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i could be wrong about this but i think by definition, the term organic includes anything that is carbon based. petroleum is a carbon based material, so mineral oil would be considered organic.
even something like soy, whether modified or not, would still be carbon based and organic.
Trackinsand: Your "organic" definition is what chemists use -- and is entirely correct in that context. I've never read a concise definition for organic in the gardening context. I don't know if there is an "official" definition. In the gardening/agriculture community I take it to mean that you use things that came directly (or very near directly) from other living things.
It really drives us chemist-types nuts to hear that "chemicals" are bad -- everything is a chemical. ... and "Organic" is good -- even though it is still chemicals.
Jinx -- the following is strictly my own opinion. I am not, nor do I ever intend to be, any kind of "certified" organic gardener. I do consider my self an organic gardener, and with in my personal framework of organic gardening I try to avoid all spraying of general purpose "Insecticides". This mix wouldn't make my cut for general use because it would probably be equally harmful to beneficial insects and spiders as it is to the pestiferous kind.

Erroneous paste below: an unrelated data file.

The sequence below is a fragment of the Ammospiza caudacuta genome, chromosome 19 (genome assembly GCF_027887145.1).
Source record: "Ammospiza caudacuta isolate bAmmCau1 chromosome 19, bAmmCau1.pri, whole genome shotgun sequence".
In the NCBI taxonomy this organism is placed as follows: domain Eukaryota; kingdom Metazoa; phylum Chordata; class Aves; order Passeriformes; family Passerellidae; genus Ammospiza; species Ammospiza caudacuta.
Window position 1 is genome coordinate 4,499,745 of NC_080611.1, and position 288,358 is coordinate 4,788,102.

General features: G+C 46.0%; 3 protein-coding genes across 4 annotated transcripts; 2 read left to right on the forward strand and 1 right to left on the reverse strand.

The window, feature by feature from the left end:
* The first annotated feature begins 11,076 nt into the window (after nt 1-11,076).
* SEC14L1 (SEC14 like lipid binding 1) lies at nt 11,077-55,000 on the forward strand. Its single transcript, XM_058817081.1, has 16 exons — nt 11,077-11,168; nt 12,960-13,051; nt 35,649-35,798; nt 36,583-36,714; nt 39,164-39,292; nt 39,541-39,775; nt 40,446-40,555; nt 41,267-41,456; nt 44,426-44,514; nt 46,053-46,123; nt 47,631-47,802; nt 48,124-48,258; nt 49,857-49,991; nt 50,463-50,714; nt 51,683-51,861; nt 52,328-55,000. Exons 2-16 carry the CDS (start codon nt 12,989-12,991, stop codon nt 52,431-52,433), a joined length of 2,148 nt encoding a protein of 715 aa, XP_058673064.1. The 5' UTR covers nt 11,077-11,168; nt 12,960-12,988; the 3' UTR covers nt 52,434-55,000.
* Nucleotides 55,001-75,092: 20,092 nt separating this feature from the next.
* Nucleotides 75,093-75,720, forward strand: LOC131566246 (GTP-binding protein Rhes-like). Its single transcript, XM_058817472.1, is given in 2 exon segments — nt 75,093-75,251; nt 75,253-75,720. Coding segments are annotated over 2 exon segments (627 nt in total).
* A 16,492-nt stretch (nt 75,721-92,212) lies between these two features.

To me, once you start spraying just to kill the "creepy little boogers", you have perverted the spirit of organic gardening -- even if you use things that meet all of the formal definitions. If using on very specific, very contained, limited problems (such as in greenhouse, houseplants, or just that one special bush), then they are worth a try if other more life oriented solutions have not worked. Spraying the whole flower bed/garden/yard would not be an acceptable choice.